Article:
The Ideal Container Size For Pepper Plants

Disclaimer: As an Amazon Associate, I earn from qualifying purchases. Pepper Geek takes part in various affiliate programs. This means that purchases through our links may result in a commission for us.

If you are growing your pepper plants in pots, you should give the plants enough room to grow to their full potential. Pepper plants require adequate space to mature and produce lots of fruits. The best container size for pepper plants will vary based on which variety you are growing.

In general, the larger the pepper variety, the larger the pot should be. For example, a bell pepper plant requires more space to grow and mature than a cayenne pepper plant.

In this article, I’ll help you pick the right sized container for pepper plants. I’ll also share some of our favorite types of planters that you can find online.

Container Size For Pepper Plants

In this article:

Container Size For Pepper Plants (Video)

What size pot is best for pepper plants?

While the perfect planter does not exist for all peppers, there is an ideal size range to look for. Generally, pepper plants need a minimum of 3-5 gallons of growing medium to produce a healthy yield. However, this varies based on the type of pepper.

For smaller pepper varieties, like cayenne peppers or Thai chilies, your pots should be at least 3 gallons. For larger varieties like bell peppers and banana peppers, aim for a pot with 5 gallons or more.

Buy our ebook: Growing Perfect Peppers
Buy our ebook: Growing Perfect Peppers

Some pepper varieties, like ghost peppers and other Capsicum chinense varieties, can make use of 10-15 gallons of soil (or more!). However, this large container size may be inconvenient for some growers.

3+ gallons/11 liters (small peppers):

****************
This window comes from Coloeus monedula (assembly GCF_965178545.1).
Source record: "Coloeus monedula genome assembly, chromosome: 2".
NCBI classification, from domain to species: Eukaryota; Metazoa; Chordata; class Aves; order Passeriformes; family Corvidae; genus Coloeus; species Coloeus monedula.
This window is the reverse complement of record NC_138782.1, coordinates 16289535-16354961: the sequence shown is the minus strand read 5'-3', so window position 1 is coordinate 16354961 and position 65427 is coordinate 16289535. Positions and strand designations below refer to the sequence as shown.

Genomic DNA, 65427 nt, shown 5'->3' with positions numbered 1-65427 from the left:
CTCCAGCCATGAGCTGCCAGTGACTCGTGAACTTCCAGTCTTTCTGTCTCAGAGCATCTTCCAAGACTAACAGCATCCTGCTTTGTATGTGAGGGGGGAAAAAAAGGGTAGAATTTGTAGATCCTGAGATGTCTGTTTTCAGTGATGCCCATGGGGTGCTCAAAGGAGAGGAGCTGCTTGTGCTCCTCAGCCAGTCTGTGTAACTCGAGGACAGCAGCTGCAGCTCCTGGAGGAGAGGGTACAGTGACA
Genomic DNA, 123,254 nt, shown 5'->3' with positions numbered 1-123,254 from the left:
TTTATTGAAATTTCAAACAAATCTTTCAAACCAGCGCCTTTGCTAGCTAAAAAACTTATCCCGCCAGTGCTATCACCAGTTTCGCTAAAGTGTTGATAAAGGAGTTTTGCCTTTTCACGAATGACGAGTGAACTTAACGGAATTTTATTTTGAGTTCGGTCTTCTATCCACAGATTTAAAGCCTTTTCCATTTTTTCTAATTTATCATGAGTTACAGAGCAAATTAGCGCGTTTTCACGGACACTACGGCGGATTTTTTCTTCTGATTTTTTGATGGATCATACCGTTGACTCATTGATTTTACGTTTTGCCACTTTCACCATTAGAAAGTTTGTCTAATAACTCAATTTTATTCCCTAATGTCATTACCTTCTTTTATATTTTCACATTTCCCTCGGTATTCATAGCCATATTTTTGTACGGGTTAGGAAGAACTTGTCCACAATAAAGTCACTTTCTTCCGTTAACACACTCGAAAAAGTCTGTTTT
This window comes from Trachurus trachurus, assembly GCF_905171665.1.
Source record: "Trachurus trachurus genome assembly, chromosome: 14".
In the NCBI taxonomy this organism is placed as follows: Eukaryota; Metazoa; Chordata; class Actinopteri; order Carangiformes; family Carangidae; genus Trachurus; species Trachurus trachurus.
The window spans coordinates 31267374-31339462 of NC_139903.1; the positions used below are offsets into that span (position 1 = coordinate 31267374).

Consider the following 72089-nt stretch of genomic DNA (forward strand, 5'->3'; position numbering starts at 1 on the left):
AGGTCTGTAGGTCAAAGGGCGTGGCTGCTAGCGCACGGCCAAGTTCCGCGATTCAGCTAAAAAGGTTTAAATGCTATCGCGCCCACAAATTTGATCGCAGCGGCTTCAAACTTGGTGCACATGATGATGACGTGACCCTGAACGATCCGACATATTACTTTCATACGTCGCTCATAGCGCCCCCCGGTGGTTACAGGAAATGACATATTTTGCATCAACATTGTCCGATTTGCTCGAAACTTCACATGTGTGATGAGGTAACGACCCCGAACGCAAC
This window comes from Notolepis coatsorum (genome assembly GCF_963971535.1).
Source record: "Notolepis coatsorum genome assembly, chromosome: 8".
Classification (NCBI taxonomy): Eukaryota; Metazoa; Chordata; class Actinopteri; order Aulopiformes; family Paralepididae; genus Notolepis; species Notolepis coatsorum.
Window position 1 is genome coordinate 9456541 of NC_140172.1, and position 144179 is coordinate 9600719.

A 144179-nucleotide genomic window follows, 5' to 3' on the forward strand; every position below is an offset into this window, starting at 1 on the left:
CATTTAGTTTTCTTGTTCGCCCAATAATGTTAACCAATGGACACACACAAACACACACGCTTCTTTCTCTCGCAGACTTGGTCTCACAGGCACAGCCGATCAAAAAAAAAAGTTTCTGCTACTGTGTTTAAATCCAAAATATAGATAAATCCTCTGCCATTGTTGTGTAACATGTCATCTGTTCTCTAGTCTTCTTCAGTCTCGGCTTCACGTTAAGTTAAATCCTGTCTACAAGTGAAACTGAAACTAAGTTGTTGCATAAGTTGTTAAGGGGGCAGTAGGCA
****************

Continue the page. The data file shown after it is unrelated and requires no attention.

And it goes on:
• Serrano
  • Thai chilies
  • Cayenne
  • Fresno
  • Aji charapita
  • Dwarf varieties (like medusa)
  • Other small pepper varieties

5-10 gallons/19-38 liters (large sized peppers):

  • Bell
  • Jalapeño
  • Poblano
  • Banana
  • Any other large pepper variety

10+ gallons (38+ liters):

Pepper Planter Pot Sizes

Keep in mind these are meant to be minimum container sizes for happy, healthy pepper plants. If you want to achieve larger harvests, grow in larger containers to allow your pepper plants to mature to their maximum size.

Also, you can grow your pepper varieties in smaller pots and still get some peppers. However, you will end up with a smaller overall plant size, and ultimately smaller yields.

Small KSLS x CGN 21500 pepper plant with fruits
Small pepper plant growing in a 4 inch pot.

The Cheapest Pots

For the frugal pepper gardener, look no further than the 5-gallon bucket. These are usually between $3-5 and can work as a pepper plant container. Just be sure to drill some holes in the bottom for water drainage.

While 5 gallon buckets are not the most aesthetically pleasing to put in your yard, they are a practical and affordable option.

Note that 5-gallon buckets are not made for growing plants, and that the plastic used may not be food-grade. Use them to grow peppers at your own discretion.

Get some on Home Depot here.

Fabric Planter Grow Bags

One unique option for gardeners are plant grow bags. They are highly effective for faster plant growth because of their breathable walls. Fabric grow bags are affordable, collapsible, and easily stored after the growing season.

While some bags are made of woven fabric, others are felt, offering better stability of temperature and a longer lasting build. One of the greatest benefits of this design is root pruning, which prevents the root system from circling the pot.

What sized grow bag for peppers?

Grow bags come in every size, but we recommend at least 5 gallons for growing peppers to avoid issues with the soil drying out. These 7-gallon bags from Bootstrap Farmer are perfect for pepper plants and come in a variety of colors.

Huge Bhut Jolokia ghost pepper Plant in 7 gallon grow bag
Ghost pepper plant growing in a 7 gallon fabric pot.